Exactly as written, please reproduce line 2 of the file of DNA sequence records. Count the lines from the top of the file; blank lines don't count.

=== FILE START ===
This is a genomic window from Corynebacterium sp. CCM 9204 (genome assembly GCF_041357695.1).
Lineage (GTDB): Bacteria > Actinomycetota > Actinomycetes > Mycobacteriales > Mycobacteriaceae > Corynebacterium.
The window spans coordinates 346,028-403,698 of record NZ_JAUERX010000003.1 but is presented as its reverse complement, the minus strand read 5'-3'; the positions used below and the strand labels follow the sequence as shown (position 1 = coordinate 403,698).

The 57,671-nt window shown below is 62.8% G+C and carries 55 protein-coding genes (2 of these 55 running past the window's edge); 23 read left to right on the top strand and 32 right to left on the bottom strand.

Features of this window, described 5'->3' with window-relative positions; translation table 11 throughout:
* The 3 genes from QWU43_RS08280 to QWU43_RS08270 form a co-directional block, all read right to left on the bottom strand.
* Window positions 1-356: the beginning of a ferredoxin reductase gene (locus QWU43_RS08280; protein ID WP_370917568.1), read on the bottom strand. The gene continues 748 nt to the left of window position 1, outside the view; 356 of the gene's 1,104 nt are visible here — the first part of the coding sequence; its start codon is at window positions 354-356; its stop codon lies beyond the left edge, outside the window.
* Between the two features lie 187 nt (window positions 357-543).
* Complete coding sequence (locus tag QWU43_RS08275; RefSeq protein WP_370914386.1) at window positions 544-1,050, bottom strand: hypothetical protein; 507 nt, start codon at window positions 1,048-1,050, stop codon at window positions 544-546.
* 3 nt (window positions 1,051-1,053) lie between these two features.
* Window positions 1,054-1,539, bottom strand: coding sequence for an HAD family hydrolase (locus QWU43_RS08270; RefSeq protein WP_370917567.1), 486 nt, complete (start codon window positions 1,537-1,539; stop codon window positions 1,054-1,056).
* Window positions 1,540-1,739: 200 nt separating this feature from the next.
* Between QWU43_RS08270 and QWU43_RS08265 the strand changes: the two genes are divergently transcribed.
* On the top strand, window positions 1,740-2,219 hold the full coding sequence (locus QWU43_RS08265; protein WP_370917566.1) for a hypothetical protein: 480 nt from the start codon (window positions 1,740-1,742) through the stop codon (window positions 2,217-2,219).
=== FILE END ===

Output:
Lineage (GTDB): Bacteria > Actinomycetota > Actinomycetes > Mycobacteriales > Mycobacteriaceae > Corynebacterium.